The old adage "pack your patience" may be more true than ever this summer at Sacramento International Airport and other airports nationally - the result of federal budgets cutbacks that went into effect this week.
More than one-third of Sacramento departures and arrivals were delayed as of mid-day Tuesday. It was the third day of the Federal Aviation Administration's federal budget furlough program.
Most of the delays at the Sacramento airport were brief, 20 minutes or less, according to flight tracking services, but a handful stretched beyond an hour.
FAA officials said this week all air traffic controllers - including the 16 at Sacramento International - will be furloughed one day every two weeks as a result of across-the-board federal budget cuts known as "sequestration."
The National Air Traffic Controllers Association on Tuesday claimed more than 10,000 flights had been delayed and more than 600 canceled Monday as a result of the furloughs. The union called on Congress to find a bipartisan solution to the budget stalemate.
"This is just the beginning of what promises to be a huge economic disruption if the furloughs are not stopped," NATCA said in a statement issued by spokesman Doug Church.
The brunt of the delays reportedly have been happening at major airports. Some were related to inclement weather. Smaller facilities like Sacramento reportedly are suffering some level of ripple effect. FAA officials said they do not plan to close the Sacramento traffic control tower for any shifts.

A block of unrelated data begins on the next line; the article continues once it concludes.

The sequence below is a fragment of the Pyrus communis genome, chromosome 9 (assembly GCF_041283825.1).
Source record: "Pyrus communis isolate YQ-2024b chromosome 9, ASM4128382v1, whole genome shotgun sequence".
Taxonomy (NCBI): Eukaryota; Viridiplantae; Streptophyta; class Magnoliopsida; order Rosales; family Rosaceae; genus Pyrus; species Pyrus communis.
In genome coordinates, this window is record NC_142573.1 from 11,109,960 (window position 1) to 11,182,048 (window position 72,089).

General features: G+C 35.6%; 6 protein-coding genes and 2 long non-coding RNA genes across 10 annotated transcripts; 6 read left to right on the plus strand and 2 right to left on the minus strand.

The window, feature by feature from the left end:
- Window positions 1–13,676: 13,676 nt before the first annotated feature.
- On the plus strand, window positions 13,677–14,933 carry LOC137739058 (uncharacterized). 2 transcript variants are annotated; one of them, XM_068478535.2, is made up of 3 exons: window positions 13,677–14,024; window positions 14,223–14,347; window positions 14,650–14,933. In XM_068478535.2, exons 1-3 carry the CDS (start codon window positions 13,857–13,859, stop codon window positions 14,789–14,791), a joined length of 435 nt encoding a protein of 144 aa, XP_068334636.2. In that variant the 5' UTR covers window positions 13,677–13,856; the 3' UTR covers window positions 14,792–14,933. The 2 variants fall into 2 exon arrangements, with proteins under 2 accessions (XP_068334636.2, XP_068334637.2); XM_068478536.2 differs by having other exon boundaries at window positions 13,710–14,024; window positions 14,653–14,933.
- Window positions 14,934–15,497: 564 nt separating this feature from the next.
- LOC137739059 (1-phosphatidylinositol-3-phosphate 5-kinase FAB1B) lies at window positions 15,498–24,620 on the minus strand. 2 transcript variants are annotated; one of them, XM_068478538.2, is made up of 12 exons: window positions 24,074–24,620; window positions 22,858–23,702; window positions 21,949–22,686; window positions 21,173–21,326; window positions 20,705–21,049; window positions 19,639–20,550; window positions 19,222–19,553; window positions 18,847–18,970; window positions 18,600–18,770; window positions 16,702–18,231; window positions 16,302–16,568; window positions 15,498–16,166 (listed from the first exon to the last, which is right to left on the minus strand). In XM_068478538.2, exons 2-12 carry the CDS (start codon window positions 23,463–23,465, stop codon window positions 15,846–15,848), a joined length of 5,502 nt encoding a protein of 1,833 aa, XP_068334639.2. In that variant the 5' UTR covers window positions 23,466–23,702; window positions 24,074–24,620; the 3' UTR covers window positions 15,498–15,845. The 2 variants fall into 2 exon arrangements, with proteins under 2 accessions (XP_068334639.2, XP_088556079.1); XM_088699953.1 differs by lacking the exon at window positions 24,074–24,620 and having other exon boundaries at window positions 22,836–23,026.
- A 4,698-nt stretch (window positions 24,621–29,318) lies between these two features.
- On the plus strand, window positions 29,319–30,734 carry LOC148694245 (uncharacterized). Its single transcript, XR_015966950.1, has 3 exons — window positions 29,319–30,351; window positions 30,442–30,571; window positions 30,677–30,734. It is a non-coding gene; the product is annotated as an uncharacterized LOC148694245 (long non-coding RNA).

Sacramento airport officials said they do not believe delays at their airport are the result of staffing issues locally, but said the airport may be affected by flights at airports with larger staffing issues.
"We don't know what the long-term impacts are going to be," spokeswoman Laurie Slothower said. " This is new ground for everybody. We're monitoring it."
Sequestration will likely lead to at least some longer lines at federal Transportation Security Administration checkpoints this summer, officials said.
Testifying at Congressional hearing last week, the TSA's John Halinski said the agency has some back-up funds to keep its workforce generally intact, but he warned security lines could grow longer than usual during peak travel moments during the more crowded summer travel season.
TSA officials on Tuesday announced they have postponed a plan to allow fliers to bring pocketknives on planes in their carry-on luggage or on their person. The agency had planned to begin allowing small knives, as well as ski poles, two golf clubs and other items as carry-ons, but said it was backing away to get more input from stakeholders. Flight attendants had protested the decision.